I haven't had my hands in clay for a few weeks. For me, now, clay is as necessary as sleep.
So while everyone needs time away from work, I get itchy to get back. It hasn't always been this way.
I've done many types of creative work in my life from watercolor painting, pastels, fiber art to copper repousse', sculpting window screening and mixed media work. And I've had vacations and sabbaticals from all of them, some by choice, some by life changes. Some of these breaks helped me realize that it was time to move on.
Fiber is where I started in art. I loved making doll clothes and doing embroidery as a child. When I got older, I became fascinated with quilting. After taking fiber arts and pieced imagery, I created several projects using my own hand painted fabrics and drawing portraits on the sewing machine. The product was satisfying but the process was not. I found that sitting over a sewing machine was too loud and stressful for me.
It was a sculpture class that headed me into another direction. I had to work in clay in the class, but at home I experimented with other media. Combining fabric, window screening and eventually copper sheeting. While I loved the magic of pressing into copper and creating a landscape and figurative image, the palette of patina colors felt too restricting.
Clay is like an old friend that keeps comming back to visit. I did clay in high school, college and even in my later classes. Without a kiln, it couldn't go anywhere. When the universe delivered a kiln and wheel to me a few years ago, clay moved in permanently.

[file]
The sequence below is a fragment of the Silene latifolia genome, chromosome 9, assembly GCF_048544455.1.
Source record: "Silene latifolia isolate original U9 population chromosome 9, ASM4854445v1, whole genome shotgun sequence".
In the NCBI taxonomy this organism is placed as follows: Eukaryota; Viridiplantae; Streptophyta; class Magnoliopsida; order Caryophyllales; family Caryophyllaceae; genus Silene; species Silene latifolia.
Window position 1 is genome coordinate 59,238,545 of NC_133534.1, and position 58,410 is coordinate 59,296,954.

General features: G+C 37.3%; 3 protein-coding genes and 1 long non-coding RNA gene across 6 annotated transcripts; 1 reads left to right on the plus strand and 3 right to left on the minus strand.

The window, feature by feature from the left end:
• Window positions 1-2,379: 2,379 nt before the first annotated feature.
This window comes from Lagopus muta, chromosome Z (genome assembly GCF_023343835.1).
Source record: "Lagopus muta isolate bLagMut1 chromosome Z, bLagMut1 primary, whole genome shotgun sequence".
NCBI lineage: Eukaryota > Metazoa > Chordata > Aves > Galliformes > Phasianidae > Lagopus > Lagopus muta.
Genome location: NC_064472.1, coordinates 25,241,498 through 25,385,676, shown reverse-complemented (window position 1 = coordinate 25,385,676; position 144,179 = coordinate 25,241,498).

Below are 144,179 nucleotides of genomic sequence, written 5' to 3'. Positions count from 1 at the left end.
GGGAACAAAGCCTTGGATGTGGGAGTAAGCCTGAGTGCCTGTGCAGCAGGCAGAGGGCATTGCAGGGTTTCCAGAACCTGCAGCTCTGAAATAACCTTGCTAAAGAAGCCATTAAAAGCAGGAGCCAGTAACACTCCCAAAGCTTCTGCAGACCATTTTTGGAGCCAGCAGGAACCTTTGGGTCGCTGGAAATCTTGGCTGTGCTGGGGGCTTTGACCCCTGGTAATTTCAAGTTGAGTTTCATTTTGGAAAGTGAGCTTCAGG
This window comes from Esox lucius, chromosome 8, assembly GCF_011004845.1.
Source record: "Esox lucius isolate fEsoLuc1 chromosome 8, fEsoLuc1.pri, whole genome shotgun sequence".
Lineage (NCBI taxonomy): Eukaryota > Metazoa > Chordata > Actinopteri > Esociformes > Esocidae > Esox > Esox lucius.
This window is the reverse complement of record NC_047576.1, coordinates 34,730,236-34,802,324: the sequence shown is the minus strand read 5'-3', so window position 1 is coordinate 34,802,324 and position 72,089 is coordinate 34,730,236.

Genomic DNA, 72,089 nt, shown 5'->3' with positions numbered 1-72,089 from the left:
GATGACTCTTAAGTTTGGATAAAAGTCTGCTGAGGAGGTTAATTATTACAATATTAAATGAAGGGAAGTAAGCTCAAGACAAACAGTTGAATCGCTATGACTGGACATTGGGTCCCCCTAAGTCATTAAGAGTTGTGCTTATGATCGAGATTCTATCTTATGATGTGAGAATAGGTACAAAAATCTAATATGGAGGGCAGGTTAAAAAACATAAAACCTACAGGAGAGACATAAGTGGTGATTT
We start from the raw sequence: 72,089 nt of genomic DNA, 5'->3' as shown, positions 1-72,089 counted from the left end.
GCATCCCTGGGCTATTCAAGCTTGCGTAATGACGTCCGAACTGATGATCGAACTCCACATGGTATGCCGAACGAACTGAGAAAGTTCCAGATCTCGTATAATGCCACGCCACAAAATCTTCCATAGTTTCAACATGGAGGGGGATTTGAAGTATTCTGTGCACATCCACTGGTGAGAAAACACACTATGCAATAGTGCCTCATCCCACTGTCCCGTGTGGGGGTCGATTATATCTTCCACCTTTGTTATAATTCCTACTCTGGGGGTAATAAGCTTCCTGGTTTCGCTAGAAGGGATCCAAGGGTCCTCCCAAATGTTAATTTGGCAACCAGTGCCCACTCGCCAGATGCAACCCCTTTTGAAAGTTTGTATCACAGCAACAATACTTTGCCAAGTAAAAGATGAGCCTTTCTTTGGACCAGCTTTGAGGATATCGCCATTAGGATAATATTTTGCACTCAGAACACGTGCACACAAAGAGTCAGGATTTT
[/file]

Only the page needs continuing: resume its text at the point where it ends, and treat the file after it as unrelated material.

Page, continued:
Porcelain is soft, sumptuous and beautiful. Throwing with it is relaxing and challenging. Hand building and sculptural work is an ongoing process of creative discovery. It's white base makes a beautiful canvas. For me, porcelain clay combines the lusciousness of cold press watercolor paper where I can play with colorful washes of oxides or under glazes. I can draw into the surface with a variety of instruments to create different lines and textures. I can paint the surface with opaque glazes creating a shiny surface like an acrylic painting.
Hand building and sculptural work is an ongoing process of creative discovery. I can make masks and figures. I can combine hand built with wheel thrown. I can combine clay with screening, too!!
And, of course, there's the sheer delight of throwing, glazing, firing and, then sipping out of a mug I made myself. So at the end of a throwing day, I can have my clay and eat off it too.